The 2020 Tokyo Olympic Games are set to become a global showcase for hydrogen fuel-cell cars.
Japan is already planning to use the games as an opportunity to expand its hydrogen infrastructure and put more fuel-cell vehicles on its roads.
And similar to earlier Olympics, the global event will focus huge media attention on the one carmaker that ponies up to be the Games' exclusive vehicle partner.
Toyota, the first Japanese automaker to sell a fuel-cell car to the general public, has embarked on the first phases of a high-profile Olympic sponsorship campaign.
Last Friday, Toyota signed on as a global sponsor of the 2020 Games with the International Olympic Committee (IOC).
That large check gives it exclusive rights to advertise cars in conjunction with the Olympics over the next five years.
2016 Toyota Mirai
Toyota will pay a record $835 million to join the IOC's The Olympic Partner (TOP) program, about four times what other companies have paid for similar deals, reports the Associated Press.
Toyota's sponsorship of the Olympic Games takes effect immediately.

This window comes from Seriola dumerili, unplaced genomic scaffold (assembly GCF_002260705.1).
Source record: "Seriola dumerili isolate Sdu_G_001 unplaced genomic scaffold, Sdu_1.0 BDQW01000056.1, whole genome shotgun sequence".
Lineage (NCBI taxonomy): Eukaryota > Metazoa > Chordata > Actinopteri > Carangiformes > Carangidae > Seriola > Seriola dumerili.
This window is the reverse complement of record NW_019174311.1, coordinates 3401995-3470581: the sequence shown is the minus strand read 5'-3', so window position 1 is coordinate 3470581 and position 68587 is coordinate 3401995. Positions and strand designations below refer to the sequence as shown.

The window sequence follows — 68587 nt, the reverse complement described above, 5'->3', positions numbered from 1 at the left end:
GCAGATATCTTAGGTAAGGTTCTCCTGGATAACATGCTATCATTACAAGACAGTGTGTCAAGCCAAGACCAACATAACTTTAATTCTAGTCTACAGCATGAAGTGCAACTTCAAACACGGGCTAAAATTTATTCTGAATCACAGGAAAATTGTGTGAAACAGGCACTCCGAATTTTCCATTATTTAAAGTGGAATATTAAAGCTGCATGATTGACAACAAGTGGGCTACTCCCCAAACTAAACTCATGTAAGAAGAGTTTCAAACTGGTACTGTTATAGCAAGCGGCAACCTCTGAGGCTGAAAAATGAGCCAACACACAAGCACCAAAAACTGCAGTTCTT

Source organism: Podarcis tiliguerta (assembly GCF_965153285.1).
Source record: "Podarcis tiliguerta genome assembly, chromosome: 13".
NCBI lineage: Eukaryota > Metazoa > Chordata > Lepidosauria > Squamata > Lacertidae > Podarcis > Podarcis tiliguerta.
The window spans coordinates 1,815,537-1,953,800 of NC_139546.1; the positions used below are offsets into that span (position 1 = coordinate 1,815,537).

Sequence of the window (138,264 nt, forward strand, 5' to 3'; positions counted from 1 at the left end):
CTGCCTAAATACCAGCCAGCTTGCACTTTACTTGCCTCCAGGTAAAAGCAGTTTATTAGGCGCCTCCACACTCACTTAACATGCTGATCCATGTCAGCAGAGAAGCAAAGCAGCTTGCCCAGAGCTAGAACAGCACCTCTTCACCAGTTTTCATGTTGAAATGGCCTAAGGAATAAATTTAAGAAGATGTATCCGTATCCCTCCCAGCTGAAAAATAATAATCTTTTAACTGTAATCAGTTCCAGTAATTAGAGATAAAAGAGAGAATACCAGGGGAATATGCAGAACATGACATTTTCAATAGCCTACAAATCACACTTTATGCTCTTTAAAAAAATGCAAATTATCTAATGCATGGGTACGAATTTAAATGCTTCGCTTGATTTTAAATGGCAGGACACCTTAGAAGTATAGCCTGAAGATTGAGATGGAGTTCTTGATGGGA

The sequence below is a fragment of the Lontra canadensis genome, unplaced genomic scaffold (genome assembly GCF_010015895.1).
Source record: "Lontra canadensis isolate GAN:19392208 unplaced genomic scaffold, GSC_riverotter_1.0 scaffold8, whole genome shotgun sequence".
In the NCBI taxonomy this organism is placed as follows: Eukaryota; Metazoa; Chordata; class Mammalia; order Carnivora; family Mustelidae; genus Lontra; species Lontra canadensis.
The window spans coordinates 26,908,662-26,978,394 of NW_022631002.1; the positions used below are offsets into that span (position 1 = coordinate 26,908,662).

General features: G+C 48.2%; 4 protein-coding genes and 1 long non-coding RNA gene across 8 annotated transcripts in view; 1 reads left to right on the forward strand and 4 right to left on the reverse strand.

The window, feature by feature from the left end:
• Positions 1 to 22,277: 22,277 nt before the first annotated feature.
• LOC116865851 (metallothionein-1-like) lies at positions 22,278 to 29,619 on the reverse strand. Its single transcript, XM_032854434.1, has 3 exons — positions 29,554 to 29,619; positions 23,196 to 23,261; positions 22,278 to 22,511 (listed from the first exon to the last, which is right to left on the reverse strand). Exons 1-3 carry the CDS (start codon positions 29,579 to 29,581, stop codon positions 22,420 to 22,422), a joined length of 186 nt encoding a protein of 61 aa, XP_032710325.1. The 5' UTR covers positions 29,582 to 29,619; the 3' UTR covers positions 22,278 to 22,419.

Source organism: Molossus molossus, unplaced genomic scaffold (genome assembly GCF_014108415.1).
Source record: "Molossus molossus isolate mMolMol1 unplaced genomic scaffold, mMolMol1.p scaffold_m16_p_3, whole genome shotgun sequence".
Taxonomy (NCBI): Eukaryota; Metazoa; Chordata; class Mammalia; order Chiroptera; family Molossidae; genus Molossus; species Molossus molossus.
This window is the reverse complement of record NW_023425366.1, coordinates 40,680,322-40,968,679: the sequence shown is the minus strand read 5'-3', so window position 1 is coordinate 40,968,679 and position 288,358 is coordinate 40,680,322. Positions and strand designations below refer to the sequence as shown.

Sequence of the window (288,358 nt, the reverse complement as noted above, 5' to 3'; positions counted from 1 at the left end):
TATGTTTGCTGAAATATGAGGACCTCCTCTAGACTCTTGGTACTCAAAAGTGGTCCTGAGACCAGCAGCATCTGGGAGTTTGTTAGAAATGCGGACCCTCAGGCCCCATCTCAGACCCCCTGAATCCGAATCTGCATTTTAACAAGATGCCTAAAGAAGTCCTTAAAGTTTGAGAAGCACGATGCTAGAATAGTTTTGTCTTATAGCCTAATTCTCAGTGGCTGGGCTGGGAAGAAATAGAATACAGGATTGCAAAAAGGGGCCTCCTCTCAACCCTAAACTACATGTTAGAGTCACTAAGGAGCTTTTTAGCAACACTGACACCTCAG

The company has been granted sponsorship rights in Japan through 2016, and globally beginning in 2017.
The deal runs through 2024, giving Toyota coverage of the 2020 Tokyo Games, as well as the 2018 Winter Olympics in Pyeongchang, South Korea, and the 2022 and 2024 winter and summer games, respectively.
Toyota will be the exclusive automotive sponsor for these games, and will be able to use the Olympic rings in advertising.
While the deal covers the entirety of Toyota--including its Lexus and Scion brands--much of the focus for the Tokyo Games is expected to be on the Mirai.
2016 Toyota Mirai
The Tokyo city government plans to spend roughly $385 million on fuel-cell vehicle subsidies and installation of at least 35 hydrogen fueling stations between now and 2020.
The Japanese capital is also reportedly in negotiations with both Toyota and Honda to put 6,000 fuel-cell vehicles on its roads in time for the Olympics.
Once the games get underway, it's possible Mirai sedans will be used as official vehicles to shuttle dignitaries and athletes around.
That's what BMW did for the 2012 London Olympic Games, supplying 4,000 hybrids, diesels, and plug-in electric cars, as a smaller-scale local sponsor.
That company was the vehicle sponsor for the London Grames; for next year's 2016 Games in Rio, Nissan was designated the sponsor.
Accordingly, we could see a lot of Olympic-themed electric-car marketing before the Toyota effort kicks into high gear for four full years of hydrogen fuel-cell promotion.
[hat tip: Ben Helton, Brian Henderson]